US 5457272 A
A method is described for capturing ecologically harmful substances, both of organic and inorganic nature, by absorbing these substances on a zeolite or on a swellable, layered clay which has been modified with hydroxyaluminium to form an aluminium-rich zeolite or a pillared clay containing pillars of aluminium hydroxide complexes, the aluminium-rich zeolite or aluminium-pillared cationic or anionic clay having been treated, prior to the absorption, with a salt of an inorganic acid, preferably with a phosphate. If the treatment is carried out with a salt of a rare earth element, superpillars are formed in the clay, as a result of which a clay having a great absorbency in addition to a large rate of flow is obtained. By treating the pillared clay with a quaternary ammonium compound, a doubly modified clay is formed which is exceedingly suitable for treating material which has been polluted with a combination of organic and inorganic ecologically harmful substances, and in particular polluted with heavy metals.
1. A method for capturing ecologically harmful organic and inorganic substances from a material polluted with such substances, by absorbing said substances on a zeolite or on a swellable, layered clay, which zeolite or clay are modified with hydroxyaluminium to form an aluminium-rich zeolite or a pillared clay having pillars of aluminium hydroxide complexes, wherein, prior to the absorption of the organic and inorganic substances, said aluminium-rich zeolite or said pillared clay is treated with a salt of an inorganic acid.
2. A method according to claim 1, wherein the salt used of an inorganic acid is selected from the group consisting of a sulphate, sulphite, nitrate, nitrite, phosphate, phosphite, carbonate, chlorate and chloride.
3. A method according to claim 2, wherein said salt used of an inorganic acid is a phosphate.
4. A method according to claim 1, wherein the salt used is a salt of a rare earth metal.
5. A method according to claim 4, wherein said salt used is a cerium salt.
6. A method according to claim 1, wherein a pillared clay is used which is further also modified with a quaternary ammonium compound.
7. A method according to claim 6, wherein the quaternary ammonium compound used is selected from the group consisting of an alkyl ammonium compound and an alkyl-phenyl ammonium compound.
8. A method according to claim 6, wherein the quaternary ammonium compound is selected from the group consisting of dimethyldidodecylammonium chloride or trimethylphenylammonium chloride.
9. A method according to claim 1, wherein the swellable, layered clay used is a smectite clay.
10. A method according to claim 9, wherein the smectite clay used is selected from the group consisting of a montmorillonite, hectorite, beidellite, bentonite and saponite.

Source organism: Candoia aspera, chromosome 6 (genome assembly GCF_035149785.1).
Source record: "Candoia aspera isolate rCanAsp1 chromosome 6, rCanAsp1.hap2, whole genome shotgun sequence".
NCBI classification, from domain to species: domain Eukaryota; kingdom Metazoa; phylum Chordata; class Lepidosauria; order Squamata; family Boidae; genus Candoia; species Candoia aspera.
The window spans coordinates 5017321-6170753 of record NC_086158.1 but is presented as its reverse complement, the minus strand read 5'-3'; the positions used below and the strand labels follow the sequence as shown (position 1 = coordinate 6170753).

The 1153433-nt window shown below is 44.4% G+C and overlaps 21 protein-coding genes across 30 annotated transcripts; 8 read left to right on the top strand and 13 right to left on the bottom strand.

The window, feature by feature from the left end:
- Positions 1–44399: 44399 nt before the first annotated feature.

11. An aluminium-pillared, layered, cationic or anionic clay material modified with a quaternary ammonium compound and being treated with a rare earth metal salt, in particular cerium phosphate, suitable for use in the method for capturing ecologically harmful organic and inorganic substances according to claim 1.
The invention relates to a method for capturing ecologically harmful organic and inorganic substances from a material polluted with such substances, by absorbing said substances on a zeolite or on a swellable, layered clay, which are modified with hydroxyaluminium to form an aluminium-rich zeolite or a pillared clay having pillars of aluminium hydroxide complexes.
Such a method is disclosed by U.S. Pat. No. 4,740,488. It should be noted, however, that the aluminium-pillared clay formed in this known method, in particular aluminium-pillared cationic clay, is used as an absorbent to remove only traces of organic pollutants from industrial effluents.
A method has now been found, by virtue of which such an aluminium-rich zeolite or an aluminium-pillared cationic or anionic clay is suitable for absorption of organic and inorganic compounds, and in particular for heavy metals such as chromium, nickel, copper, zinc, silver, cadmium, mercury and lead.
The method according to the invention is characterised in that, prior to the absorption of the organic and inorganic substances, the aluminium-rich zeolite or the aluminium-pillared, cationic or anionic clay is treated with a salt of an inorganic acid. This treatment can be carried out in a simple manner, specifically by flushing the aluminium-rich zeolite or the aluminium-pillared clay with an aqueous solution of the desired salt. This results in the aluminium of the zeolites or the aluminium of the clay structures and the aluminium pillars between the clay layers being coated, as it were, with a layer of the acid groups of the salt employed. A beneficial side effect of this treatment was observed in that porous aluminium-rich zeolite,-but in particular the treated aluminium-pillared clay having a large spacing of approximately 10 Å between the clay layers, has many active acid groups, while the free pores in the structures remain virtually unchanged. As a result, a high rate of flow is possible if, for example, heavy metals have to be absorbed from an industrial effluent stream. Incidentally, the zeolite material treated according to the invention, and the processed and modified clay material is not restricted to absorbing and fixing materials in trace quantities; effluents containing larger amounts of pollutants can likewise be treated expediently.
The salt used of an inorganic acid is preferably a sulphate, sulphite, nitrate, nitrite, phosphate, phosphite, carbonate, chlorate and/or chloride. It was found that if a phosphate was used, it was possible to increase the interlamellar spacing between the clay layers up to 15-18 Å.
Surprisingly, we have found that a modified clay containing aluminium superpillars can be produced, if the salt used of the abovementioned type is a salt of a rare earth metal, and in particular a cerium salt, preferably cerium phosphate, during the modifying pillaring treatment.
It should be noted that the term superpillars is used to designate a layered, pillared clay, both cationic and anionic, having a very large layer spacing, up to approximately 25 Å. It is assumed that the superpillars which are responsible for this large layer spacing, have been formed by coupling of aluminium complexes under influence of cerium which in the process may play a part as a complexing agent. It will be evident that such a material will have an even greater rate of flow, together with a great absorbency or binding capacity, especially with the salt coating mentioned hereinabove. As a result, it is possible to capture the inorganic pollutants present in a medium, very rapidly and completely, over a period of from a few minutes to a few hours, from the medium by absorbing and fixing them.